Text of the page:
Here's an overall map of New World and Twillingate Islands showing our direction of travel and campsite locations:

                                  X = started the trip at Dildo Provincial Park Sunday morning
                                 C1 = Cobbs Arm, campsite end of Day One, paddled ~ 25 km
                                 C2 = Sleepy Cove, campsite end of Day Two, paddled ~ 31.5 km
                                 C3 = Black Island Harbour, campsite end of Day Three, paddled ~ 20 km
                                 C4 = Roses Harbour, campsite end of Day Four, paddled ~ 23.5 km
                                 X = ended the trip at the start point Thursday evening, paddled ~ 50 km

It was another great trip.  Brian, Tony, Neville, and Hazen are an excellent bunch of guys to paddle and camp with.  Like each trip I do, I learned a few things along the way and I had a few good laughs. My tally for the distance we covered was just a couple hundred metres shy of 150 kilometers. I enjoyed the first four days immensely, even when it was chilly on days three and four.  The last day was enjoyable too, but those last few kilometres were demanding.  In hindsight I wish we had stayed in Intricate Harbour and finished up the paddle the next day.  But the long day on the water was a good test of paddling stamina, but I think it may have been at my upper limits for a day.

I wonder where the next big paddling trip will be?

(See Tony's blog entry for morning of Day 5 and afternoon of Day 5

2013: Post 31d – New World Island - Day Four

See 'Post 31c' for Day Three...

It rained during the night.  As I listened to it bouncing off my tent I hoped for some sun the next day so things could dry out, or at least warmer temperatures.  Breaking camp was routine now - breakfast, clean up dishes, take down tents, pack up the kayaks...

We paddled on the eastern side of Black Island, taking our time... 

Tony and Hazen

... and then crossed over to the Trump Islands, following the northern side of the islands.

Brian and Neville

Before we reached the end of North Trump Island we pulled up on a little beach for a rest.  We decided we would cross to the community of Tizzard's Harbour but changed the plan as we rounded the end of the island.  We instead pointed our bows toward Tizzard's Harbour Head and the Toadasses...  

The Toadasses
(where do the names comes from I wonder?)

From there we were in the lee of the wind and passed on the east side of Berry Island and then crossed Webber Bight and then into Wild Bight for a look.  There was a nest perched upon a rock stack...  

The original plan had been to camp in Wild Bight but we were ahead of schedule and so we kept on paddling. The wind was coming in from the northeast and sea state made paddling around Baker Point more interesting.  We pulled up onto Beach Cove to scout for a camp site and decided it would do.  We then decided we would paddle into Morton's Harbour for a look and come back for the night, but would look for other spots to camp along the way.  Just past Beachy Cove there was Roses Harbour and we went in there to look.  it was a much better location for camping, very well protected.  

We continued on to Morton's Harbour.  When we arrived there a couple of the guys knocked on the door of someone's house to see if they could get some water.  The lady was quite obliging but seemed to me to be a little bewildered to have these five oddly dressed characters standing on her porch.  We asked her name... I think it was Lou Anne...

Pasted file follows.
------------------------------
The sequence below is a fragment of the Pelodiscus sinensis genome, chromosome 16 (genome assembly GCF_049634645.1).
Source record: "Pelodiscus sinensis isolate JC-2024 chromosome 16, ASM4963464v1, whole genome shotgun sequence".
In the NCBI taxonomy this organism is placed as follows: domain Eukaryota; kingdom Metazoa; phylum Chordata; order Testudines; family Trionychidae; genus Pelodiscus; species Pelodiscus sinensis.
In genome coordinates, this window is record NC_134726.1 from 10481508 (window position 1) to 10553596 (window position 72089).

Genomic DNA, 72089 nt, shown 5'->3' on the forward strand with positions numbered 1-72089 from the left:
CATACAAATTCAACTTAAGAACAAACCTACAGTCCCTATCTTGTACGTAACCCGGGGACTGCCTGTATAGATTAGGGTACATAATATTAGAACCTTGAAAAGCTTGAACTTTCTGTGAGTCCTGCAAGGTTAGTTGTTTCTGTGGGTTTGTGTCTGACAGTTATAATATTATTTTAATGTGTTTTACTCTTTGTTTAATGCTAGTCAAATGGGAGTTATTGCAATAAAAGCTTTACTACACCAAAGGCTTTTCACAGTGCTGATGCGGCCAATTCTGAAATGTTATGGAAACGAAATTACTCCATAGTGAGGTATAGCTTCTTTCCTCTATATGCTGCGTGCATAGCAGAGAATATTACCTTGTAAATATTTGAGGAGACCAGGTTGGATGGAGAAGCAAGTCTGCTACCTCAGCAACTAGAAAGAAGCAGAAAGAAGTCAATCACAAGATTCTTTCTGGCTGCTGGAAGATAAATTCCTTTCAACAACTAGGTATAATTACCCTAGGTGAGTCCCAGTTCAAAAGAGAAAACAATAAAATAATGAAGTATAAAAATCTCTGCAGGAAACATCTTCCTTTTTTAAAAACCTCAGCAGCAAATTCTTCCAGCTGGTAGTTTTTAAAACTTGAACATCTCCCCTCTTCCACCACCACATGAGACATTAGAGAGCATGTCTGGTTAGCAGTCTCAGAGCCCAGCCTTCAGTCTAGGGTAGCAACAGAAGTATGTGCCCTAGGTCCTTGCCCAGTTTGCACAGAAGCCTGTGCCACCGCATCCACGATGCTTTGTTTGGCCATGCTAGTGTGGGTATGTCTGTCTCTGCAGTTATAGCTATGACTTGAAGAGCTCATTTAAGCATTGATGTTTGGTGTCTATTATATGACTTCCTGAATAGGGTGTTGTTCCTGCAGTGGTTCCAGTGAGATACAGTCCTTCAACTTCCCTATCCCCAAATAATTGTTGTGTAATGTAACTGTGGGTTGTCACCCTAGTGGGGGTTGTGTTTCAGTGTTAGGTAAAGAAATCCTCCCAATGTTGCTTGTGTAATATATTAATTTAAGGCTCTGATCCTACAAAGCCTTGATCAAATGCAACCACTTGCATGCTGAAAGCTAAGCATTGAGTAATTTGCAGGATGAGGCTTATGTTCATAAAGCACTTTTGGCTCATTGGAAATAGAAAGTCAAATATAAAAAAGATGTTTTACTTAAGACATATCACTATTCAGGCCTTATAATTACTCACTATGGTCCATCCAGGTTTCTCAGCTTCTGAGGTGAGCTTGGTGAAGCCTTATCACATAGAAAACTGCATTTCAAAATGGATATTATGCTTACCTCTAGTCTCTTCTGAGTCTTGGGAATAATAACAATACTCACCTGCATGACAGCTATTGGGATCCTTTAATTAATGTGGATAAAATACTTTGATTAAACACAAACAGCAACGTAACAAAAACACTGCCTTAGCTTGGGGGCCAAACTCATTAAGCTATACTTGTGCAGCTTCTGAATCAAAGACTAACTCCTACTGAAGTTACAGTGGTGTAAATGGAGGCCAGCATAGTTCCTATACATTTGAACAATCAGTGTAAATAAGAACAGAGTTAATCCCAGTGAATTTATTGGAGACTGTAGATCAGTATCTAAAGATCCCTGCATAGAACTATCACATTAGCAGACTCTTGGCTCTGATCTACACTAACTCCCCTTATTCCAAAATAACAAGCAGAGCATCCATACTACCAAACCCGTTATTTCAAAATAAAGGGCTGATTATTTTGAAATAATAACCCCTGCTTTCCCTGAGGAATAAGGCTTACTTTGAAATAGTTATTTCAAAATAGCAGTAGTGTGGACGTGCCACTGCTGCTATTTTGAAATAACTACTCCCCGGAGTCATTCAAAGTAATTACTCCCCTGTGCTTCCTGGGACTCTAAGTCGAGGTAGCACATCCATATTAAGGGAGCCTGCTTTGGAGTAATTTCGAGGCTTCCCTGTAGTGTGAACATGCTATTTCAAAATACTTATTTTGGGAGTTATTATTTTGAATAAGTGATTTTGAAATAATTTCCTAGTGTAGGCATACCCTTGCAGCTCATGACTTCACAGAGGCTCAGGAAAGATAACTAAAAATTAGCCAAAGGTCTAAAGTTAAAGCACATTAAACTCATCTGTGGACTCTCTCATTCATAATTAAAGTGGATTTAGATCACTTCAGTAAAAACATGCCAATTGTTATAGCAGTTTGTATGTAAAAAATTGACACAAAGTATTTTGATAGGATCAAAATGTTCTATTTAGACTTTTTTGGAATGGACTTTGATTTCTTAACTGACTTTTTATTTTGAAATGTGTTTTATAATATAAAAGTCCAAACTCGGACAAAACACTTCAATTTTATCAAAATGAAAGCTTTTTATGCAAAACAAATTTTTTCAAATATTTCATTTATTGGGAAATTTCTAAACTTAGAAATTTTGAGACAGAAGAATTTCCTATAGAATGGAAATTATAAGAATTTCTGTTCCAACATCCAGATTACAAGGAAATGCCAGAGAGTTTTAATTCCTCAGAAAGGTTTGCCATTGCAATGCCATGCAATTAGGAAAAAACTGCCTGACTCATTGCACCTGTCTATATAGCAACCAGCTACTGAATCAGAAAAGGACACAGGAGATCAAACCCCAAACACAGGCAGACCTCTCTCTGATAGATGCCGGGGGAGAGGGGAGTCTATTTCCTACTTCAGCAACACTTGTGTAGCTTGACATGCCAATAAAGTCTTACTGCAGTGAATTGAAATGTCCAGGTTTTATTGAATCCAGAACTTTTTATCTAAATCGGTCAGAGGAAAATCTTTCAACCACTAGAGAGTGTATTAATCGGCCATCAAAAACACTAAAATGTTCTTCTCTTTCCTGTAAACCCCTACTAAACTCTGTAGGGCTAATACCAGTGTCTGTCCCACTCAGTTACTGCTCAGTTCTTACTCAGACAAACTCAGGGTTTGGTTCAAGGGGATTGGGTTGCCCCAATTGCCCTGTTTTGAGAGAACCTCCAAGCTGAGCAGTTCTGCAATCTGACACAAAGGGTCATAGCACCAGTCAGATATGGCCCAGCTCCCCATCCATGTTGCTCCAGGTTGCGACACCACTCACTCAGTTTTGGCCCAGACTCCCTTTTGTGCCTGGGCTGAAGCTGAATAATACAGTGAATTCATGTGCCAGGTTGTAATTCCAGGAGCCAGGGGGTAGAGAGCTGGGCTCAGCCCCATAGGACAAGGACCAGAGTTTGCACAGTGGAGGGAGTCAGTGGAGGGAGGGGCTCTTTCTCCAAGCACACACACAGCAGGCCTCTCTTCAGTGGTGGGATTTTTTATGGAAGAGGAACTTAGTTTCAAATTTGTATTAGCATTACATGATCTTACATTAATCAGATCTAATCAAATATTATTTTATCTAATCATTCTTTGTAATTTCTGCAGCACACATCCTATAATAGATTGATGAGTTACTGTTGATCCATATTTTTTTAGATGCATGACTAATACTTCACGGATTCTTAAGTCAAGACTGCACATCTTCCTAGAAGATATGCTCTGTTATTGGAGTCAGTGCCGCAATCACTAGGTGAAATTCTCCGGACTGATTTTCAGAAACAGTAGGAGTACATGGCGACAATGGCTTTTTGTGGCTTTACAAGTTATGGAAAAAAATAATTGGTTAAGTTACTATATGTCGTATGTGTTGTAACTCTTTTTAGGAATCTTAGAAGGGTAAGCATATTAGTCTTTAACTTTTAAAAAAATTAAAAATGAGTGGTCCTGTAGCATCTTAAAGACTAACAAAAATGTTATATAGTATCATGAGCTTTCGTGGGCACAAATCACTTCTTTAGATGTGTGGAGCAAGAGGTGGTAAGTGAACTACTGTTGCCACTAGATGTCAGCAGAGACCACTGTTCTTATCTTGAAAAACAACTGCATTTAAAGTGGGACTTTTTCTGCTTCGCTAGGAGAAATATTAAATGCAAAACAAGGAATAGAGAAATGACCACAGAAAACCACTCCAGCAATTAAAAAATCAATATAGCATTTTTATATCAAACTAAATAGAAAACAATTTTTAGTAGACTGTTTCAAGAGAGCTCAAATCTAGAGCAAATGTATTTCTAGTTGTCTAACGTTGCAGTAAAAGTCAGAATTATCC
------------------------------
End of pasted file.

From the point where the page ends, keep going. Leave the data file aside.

The face of hospitality

Looking out of Morton's Harbour

When we left the protection of Morton's Harbour we had to paddle into an increased wind and sea state to get back to Roses Harbour.  It was only over a kilometre in distance but you had to watch the waves and pay attention.  At one point I took a quick look over my shoulder to see if all hands were okay and a wave caused me to have to brace a little aggressively.  With loaded kayaks this was not the place or time to have to see if the roll was still working or to end up out of the kayak forcing the others to come to your rescue; a rescue in these waves would take much longer than one or two minutes!!!  I wanted to take a couple pics but thought better of it...

When we pulled into Roses Harbour we were well protected... 

The view looking out

We pitched our tents among the trees...

The other guys had gone off up through the trees looking for cell phone reception and I was on the beach by myself.  I started gathering up a bit of firewood for the evening fire.  Hazen showed up before too long and so we sat down on the beach and shared a drink of rum and had a little chat...

That rum a little too strong for you, Hazen?

When the guys came back they had good news and not so good news.  Tony's daughter had had a baby and Tony was a brand new Grandfather.  Then they told us the wind was forecasted to pick up the next day from the east.  We hatched the plan.  We would pack the kayaks as much as possible the night before, get up at 4:30 am, finish packing in the remaining gear, and get on the water early.  Once we were around Western Head we would be in the lee of the east winds and could take our time and find somewhere to have breakfast. 

The evening campfire...

We all turned in earlier then usual due to the impending early rise....

(See Tony's blog entry on Day Four)

2013: Post 31c – New World Island - Day Three

See 'Post 31b' for Day Two...

Sleepy Cove is aptly named, for I slept through the night, only waking a couple times to turn over to try to get a little more comfortable.